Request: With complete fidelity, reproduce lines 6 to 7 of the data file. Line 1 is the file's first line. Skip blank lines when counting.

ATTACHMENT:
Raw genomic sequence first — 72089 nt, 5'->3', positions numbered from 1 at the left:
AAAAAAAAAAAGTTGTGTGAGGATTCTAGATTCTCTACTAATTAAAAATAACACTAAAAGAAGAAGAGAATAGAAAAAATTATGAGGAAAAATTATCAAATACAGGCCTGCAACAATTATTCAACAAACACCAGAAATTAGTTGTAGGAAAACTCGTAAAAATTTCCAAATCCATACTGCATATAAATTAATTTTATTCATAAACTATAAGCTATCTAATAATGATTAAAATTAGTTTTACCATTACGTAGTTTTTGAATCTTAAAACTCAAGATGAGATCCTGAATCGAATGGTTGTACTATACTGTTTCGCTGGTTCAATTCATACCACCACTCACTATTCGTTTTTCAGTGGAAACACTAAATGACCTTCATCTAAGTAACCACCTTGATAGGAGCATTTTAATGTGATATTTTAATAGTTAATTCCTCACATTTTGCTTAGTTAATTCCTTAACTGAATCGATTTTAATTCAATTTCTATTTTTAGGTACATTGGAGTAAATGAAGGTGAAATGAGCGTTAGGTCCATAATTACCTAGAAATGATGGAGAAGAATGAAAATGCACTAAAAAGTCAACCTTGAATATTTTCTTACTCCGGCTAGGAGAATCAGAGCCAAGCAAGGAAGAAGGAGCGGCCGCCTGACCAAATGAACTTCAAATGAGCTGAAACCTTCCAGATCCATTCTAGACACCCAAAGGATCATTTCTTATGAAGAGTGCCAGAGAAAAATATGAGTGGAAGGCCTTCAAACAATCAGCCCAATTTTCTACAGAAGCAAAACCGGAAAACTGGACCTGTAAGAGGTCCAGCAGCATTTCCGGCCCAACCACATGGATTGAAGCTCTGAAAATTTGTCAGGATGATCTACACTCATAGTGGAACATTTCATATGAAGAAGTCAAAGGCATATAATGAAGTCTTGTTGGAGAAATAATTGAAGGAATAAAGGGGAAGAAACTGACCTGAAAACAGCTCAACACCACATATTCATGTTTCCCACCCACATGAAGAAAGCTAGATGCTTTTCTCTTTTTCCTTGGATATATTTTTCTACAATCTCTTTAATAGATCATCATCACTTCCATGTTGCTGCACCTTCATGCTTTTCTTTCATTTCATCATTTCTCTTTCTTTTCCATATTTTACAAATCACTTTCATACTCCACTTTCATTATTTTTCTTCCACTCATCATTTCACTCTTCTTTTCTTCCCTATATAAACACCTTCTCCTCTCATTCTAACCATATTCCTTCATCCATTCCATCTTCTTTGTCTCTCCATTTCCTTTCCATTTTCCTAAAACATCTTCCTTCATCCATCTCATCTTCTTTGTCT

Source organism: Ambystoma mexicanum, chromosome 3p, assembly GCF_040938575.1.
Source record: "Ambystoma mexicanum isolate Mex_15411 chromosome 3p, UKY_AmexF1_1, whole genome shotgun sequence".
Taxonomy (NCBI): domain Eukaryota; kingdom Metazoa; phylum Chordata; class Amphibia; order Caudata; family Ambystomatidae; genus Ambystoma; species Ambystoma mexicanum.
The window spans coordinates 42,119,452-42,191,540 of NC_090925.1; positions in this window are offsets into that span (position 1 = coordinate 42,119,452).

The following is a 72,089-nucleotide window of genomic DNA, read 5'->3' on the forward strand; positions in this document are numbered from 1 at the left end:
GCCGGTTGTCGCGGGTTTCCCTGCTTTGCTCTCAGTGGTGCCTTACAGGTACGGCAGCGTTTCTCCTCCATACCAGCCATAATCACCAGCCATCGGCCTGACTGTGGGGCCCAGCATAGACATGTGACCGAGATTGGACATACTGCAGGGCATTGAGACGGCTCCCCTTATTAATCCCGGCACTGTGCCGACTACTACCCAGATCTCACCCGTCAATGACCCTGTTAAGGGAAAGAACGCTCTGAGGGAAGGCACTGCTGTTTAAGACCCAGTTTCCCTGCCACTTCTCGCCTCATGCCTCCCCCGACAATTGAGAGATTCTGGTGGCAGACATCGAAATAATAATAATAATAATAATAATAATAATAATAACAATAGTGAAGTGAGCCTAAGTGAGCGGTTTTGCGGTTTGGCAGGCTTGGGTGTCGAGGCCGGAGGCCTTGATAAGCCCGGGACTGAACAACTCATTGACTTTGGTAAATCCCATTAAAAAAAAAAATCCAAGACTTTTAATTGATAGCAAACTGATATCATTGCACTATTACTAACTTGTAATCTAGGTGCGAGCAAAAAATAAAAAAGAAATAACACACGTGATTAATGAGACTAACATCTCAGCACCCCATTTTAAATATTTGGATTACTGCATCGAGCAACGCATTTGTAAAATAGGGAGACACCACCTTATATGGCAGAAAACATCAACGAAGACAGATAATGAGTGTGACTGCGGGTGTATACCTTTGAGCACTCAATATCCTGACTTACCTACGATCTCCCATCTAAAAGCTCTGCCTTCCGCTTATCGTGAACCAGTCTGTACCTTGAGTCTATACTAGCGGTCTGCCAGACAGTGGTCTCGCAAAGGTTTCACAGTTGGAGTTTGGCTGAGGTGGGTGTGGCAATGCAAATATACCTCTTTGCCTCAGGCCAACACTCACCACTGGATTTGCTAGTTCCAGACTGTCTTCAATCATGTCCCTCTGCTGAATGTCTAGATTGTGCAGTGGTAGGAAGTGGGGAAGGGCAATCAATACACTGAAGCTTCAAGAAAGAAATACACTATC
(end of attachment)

The window spans coordinates 42,119,452-42,191,540 of NC_090925.1; positions in this window are offsets into that span (position 1 = coordinate 42,119,452).

The following is a 72,089-nucleotide window of genomic DNA, read 5'->3' on the forward strand; positions in this document are numbered from 1 at the left end: